By Kap Kirwok
November 3rd 2012
“Stiffer penalties for exam cheats: 10 years in jail or two million shillings upon conviction” read one of the headlines. This was in reference to the recently enacted Kenya National Examinations Council Act, 2012.
Good. But why did this leave me with feeling mildly vexed, even annoyed?
For the record, I do not condone exam cheating. And, true, I know this is about that magical word integrity and all its substitutes. But the more I think about that heading, the more other words – less magical but equally powerful – starting with ‘I’ come to mind. The words are: incommensurate, inconsiderate, and inequitable. I wonder why. After talking to a friend who is a professor at one of the public universities, I partly now understand why.
Cheating in academia is hardly confined to primary and secondary school level. If anything, as it turns out, it is much more serious at tertiary level. Here, it takes many forms: from blatant bribery – with cash or other favours – to pervasive plagiarism.
This raises the obvious question. If a student pays to obtain undeserved grades, or to clear an academic huddle, is this not cheating? If you plagiarise (notice the fancy term) or copy someone’s work and pass it dishonestly as your own, how is this different from stealing or cheating? Should these not attract the same or stiffer penalties as exam cheating in primary and secondary schools?
And it does not stop there. Professors trawl the internet for ready-made lecture notes or presentations (PowerPoint documents are the all-time favourites) and use them without acknowledging their source. Is this not a form of cheating? How about those who hop from campus to campus dropping off lecture handouts, without actually lecturing – all in the pursuit of more and more money – does this not make students feel cheated?
The truth is, if we fling the net of integrity into the deep, expansive sea of dishonesty, the haul will be very rich in deed. It is a big problem, a very big problem.
True, people from every race and place will cheat if given half a chance. And so it is a matter of scale; which is why we must worry because ours seems to be growing in intensity and scope.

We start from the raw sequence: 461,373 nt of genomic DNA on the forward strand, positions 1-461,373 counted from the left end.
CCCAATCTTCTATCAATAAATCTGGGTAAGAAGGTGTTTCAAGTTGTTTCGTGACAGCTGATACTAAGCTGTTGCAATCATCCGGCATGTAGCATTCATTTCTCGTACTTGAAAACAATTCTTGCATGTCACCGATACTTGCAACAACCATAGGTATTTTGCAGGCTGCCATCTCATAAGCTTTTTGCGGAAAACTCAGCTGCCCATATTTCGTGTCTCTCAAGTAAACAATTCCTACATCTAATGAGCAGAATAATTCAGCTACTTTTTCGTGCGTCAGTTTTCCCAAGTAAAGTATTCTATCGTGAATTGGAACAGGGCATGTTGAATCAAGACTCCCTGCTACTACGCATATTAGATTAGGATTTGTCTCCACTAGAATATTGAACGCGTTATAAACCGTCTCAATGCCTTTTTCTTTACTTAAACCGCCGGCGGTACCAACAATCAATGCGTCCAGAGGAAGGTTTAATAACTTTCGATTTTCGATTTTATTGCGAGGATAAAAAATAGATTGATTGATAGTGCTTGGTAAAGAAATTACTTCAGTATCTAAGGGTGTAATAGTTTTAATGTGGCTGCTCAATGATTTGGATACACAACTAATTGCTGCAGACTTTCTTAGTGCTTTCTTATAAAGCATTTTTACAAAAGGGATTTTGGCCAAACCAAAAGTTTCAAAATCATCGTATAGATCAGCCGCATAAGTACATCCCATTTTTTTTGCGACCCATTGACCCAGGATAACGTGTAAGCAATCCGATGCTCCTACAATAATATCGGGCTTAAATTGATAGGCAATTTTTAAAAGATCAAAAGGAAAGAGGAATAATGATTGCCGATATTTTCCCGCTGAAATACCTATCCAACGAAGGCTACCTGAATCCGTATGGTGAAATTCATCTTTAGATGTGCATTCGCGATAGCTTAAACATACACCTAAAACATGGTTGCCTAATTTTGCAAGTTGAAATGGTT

But why is this so? A quest for instant gratification and a love affair with short-cuts is why. Rectitude and honour being on extended leave of absence is why. Poor leadership (sorry, I repeat myself) is why.
It is quite clear that values have shifted. I-can-get-away-with-anything attitude is the new normal. This is what happens when two whole generations are bred on a steady diet of impunity.
Part of the euphoria that attended the promulgation of the new constitution in 2010 was the promise of Chapter 6 on Leadership and Integrity. In it, we saw opportunities to begin to turn the page on years of corrupt leadership and societal rot. The intention, the Constitution says, is ‘to promote ethics, integrity and servant leadership among state officers.’
But sadly, even before the celebratory cheers died down, our leaders – and I am afraid we are all complicit through indifference or inaction – begun mutilating this chapter in earnest. Among the provisions of the Leadership and Integrity chapter that have been watered down by parliament include: declaration of income, assets, and liabilities for individuals seeking to become State officers; protection of the independence of the Ethics and Anti-corruption Commission (EACC); safeguarding whistleblowers; and disciplinary measures for the State officers who breach the provisions of Chapter.
All year long, we have taxed our resolve on the issue of whether or not the ICC accused have the right to run for public office. Judging by the support the two ICC-bound presidential candidates enjoy (at least in opinion polls), it is clear our resolve is rapidly weakening. It is now left to the Constitutional Implementation Commission – who has taken the Attorney General and parliament to court – to fight for leadership honour and integrity.
It is going to be a long, lonely battle. Stiffer penalties for exam cheats represent a tiny scratch of the surface. A serious dent will only be made if the problem is tackled top down and bottom up using a wide range of policy and social tools.
A bottom up approach might involve an educational curriculum with a bias on integrity that targets pupils, students and teachers. A top down approach must start from the very top – namely the presidency. The role of strong ethical leadership cannot be underestimated. But it starts with electing a leader of unquestionable integrity.
Is this possible? I doubt it. It seems we are condemned to a course of piecemeal and incremental progress on integrity – a course sometimes marked by spectacular reversals.